Eye For Film >> Movies >> Capture Kill Release (2016) Film Review
Ever since the Leopold and Loeb case hit the headlines in 1924, artists have been fascinated by the notion of couples or pairs of people who seek to kill strangers wholly or partly in order to prove to themselves that they can get away with it. Most famously explored onscreen by Alfred Hitchcock in Rope, and revisited numerous times since, it reappears here as found footage, also exploring themes of voyeurism and obsession. Jennifer (Jennifer Fraser) has an intense desire to film a murder. Partner Farhang (Farhang Ghajar) reluctantly indulges her fantasies out of a desire to please. But how far will she go, and how much can their relationship take?
Nick McAnulty and Brian Allan Stewart combine a disturbing story with sharply observed satire in a film that's as much about relationships as it is about murder. In the hardware story, Farhang tries to focus on what's practical whilst Jennifer runs around like an excited child, posing with a axe. He has the kind of uptight terror of attracting attention that's likely to make strangers think they're buying bdsm equipment. Her carelessness is far more likely to go under the radar. But when she applies the same carelessness to stalking a stranger who has insulted her, Farhang has good cause to get nervous. She had promised him she'd choose somebody they couldn't be connected to. That it wouldn't be personal. When she brings somebody home, he tries desperately not to let it get personal, not to see the person she plans to involve him in killing as a human being.
The consequences of this delicate psychological balancing act are rife with absurdity. Jennifer enjoys taunting Farhang in multiple ways. We watch him struggle to avoid eating pork although he's already consented to carve up a dead body, his main point of resistance having been concern over the small size of the bath. His desire to please is tempered by moral concern but also by protectiveness; somewhere near the back of the queue comes concern with protecting himself. McAnulty's script acknowledges the abusive nature of the relationship but Ghajar shows us enough of the affection his character feels to tell us why he hasn't left. Fraser, meanwhile, gives us a character who is essentially psychopathic but still capable of generosity and suddenly, utterly adrift in the moments when she finally realises he might not always be there for her.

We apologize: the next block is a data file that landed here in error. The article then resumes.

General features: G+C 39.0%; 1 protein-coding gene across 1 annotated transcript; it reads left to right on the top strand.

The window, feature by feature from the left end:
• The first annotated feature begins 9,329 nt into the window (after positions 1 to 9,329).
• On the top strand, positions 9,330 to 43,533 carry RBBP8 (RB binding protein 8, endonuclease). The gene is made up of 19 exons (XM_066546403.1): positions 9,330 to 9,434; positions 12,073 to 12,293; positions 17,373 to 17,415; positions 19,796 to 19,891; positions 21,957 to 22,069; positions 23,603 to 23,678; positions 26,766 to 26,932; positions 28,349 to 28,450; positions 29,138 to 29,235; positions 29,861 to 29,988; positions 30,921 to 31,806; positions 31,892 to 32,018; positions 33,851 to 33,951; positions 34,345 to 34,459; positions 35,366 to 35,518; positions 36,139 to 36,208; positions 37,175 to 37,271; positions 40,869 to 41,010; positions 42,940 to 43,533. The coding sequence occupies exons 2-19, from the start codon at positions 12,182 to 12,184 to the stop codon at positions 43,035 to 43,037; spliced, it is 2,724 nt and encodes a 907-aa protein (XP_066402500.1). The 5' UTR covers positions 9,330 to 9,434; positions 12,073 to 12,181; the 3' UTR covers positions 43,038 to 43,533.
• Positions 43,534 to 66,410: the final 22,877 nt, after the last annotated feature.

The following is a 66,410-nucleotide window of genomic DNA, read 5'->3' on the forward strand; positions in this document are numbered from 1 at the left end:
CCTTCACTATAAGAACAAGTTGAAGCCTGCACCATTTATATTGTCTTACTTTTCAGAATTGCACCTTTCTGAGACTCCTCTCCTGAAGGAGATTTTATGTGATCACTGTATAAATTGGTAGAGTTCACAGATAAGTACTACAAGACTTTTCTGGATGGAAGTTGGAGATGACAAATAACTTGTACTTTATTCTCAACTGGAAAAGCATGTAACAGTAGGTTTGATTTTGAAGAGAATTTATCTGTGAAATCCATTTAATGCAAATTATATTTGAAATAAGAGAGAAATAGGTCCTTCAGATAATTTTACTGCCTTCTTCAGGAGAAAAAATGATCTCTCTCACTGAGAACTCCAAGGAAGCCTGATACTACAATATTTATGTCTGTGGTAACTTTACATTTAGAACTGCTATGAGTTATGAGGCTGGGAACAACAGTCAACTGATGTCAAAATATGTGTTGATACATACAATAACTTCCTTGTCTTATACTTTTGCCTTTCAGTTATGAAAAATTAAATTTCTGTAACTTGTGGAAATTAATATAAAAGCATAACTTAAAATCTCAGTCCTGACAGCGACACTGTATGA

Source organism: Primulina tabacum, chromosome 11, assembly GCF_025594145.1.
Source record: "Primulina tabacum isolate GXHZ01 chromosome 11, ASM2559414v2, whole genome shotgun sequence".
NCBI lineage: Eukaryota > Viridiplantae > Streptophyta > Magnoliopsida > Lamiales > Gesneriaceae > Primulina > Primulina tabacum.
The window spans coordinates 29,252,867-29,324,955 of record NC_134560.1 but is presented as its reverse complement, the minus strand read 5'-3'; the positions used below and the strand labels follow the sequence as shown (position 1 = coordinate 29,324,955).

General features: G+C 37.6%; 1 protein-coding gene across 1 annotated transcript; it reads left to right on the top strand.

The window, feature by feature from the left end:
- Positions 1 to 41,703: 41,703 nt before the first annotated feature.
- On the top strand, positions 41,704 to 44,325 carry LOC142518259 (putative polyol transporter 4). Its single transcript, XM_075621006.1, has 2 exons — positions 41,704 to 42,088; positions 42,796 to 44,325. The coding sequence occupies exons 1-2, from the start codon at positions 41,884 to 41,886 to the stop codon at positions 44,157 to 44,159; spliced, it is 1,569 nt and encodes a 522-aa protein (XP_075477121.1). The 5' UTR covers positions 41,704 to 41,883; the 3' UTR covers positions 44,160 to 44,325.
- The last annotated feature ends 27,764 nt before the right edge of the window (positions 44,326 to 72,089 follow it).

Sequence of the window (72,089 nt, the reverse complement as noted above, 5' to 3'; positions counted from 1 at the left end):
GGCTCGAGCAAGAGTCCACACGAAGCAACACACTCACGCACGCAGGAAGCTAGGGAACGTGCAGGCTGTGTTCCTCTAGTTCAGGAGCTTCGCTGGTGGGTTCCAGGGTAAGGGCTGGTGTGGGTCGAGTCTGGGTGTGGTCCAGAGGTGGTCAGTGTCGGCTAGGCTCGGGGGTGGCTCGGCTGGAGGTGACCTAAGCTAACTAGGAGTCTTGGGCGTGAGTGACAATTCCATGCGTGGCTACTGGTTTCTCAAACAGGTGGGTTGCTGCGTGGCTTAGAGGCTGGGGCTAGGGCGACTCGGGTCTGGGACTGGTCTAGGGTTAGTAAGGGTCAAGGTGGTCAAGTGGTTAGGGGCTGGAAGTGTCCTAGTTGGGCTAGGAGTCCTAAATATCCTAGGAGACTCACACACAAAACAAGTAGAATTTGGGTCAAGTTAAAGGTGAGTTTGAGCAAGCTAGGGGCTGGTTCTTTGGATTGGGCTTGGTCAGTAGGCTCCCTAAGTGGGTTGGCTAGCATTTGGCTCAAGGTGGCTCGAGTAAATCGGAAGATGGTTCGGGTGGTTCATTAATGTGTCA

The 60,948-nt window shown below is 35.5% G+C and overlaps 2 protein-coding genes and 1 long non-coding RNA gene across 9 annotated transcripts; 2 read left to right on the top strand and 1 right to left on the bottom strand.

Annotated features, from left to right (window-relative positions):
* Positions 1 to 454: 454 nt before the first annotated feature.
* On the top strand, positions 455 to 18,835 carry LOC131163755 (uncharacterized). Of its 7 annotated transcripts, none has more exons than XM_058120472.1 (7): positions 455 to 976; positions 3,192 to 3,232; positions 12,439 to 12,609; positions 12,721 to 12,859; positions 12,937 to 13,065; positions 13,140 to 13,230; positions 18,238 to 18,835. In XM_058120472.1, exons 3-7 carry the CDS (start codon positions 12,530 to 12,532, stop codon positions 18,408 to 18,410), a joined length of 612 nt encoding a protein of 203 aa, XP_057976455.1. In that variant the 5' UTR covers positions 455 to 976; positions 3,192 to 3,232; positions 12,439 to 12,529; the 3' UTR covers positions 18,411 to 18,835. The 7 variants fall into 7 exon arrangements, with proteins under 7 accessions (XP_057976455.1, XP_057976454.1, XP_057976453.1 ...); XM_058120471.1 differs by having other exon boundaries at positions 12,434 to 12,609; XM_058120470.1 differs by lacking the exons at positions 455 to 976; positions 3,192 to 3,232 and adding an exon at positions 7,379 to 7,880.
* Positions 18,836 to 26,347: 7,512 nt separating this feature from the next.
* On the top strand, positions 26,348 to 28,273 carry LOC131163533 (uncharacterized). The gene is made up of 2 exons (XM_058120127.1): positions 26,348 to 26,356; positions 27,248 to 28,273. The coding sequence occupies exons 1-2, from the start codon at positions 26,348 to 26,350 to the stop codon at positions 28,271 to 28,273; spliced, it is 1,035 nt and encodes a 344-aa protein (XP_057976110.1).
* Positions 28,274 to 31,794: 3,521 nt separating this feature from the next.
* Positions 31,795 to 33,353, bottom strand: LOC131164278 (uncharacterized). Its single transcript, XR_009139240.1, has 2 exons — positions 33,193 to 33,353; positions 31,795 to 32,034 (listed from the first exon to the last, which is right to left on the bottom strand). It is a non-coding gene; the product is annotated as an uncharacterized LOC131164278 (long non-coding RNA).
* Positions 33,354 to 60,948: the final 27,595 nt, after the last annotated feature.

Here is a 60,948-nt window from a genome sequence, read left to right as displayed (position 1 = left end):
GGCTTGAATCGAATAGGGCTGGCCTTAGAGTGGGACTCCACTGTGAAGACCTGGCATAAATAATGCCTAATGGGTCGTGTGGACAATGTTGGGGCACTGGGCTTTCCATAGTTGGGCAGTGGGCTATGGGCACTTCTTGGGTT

The directors use the conceits of YouTube culture beautifully in a series of diary style video entries that play with established tropes: the shopping video, the how-to video, the confessional. Jennifer keeps up the kind of chirpy narration that could easily see her get established as an online celebrity - the particular subject of her vlogging seems almost incidental. When the ugly moment comes, the camera doesn't hold back, but no tricks are used to invite the viewer (or Farhang) to share her thrill. The result, for us, is inevitably antyiclimactic (though there's still a good bit more film to come); her intense excitement has a distancing effect, and we see directly how misplaced Farhang's belief that it would strengthen their bond was. Any number of viewers who have played along with fetishes they don't share in order to please their partners will relate to this, no murder necessary.
Though hardly original, Capture Kill Release is very well judged throughout and the chemistry between the leads goes a long way towards helping it convince. Despite the occasional moment that doesn't quite ring true (a homeless character is far more trusting than anyone who's really spent time on the streets would be), it generally holds together well and its comfortable humour gives way to real discomfort at exactly the right moments. Romantic comedies don't get much blacker than this.Reviewed on: 23 Sep 2017
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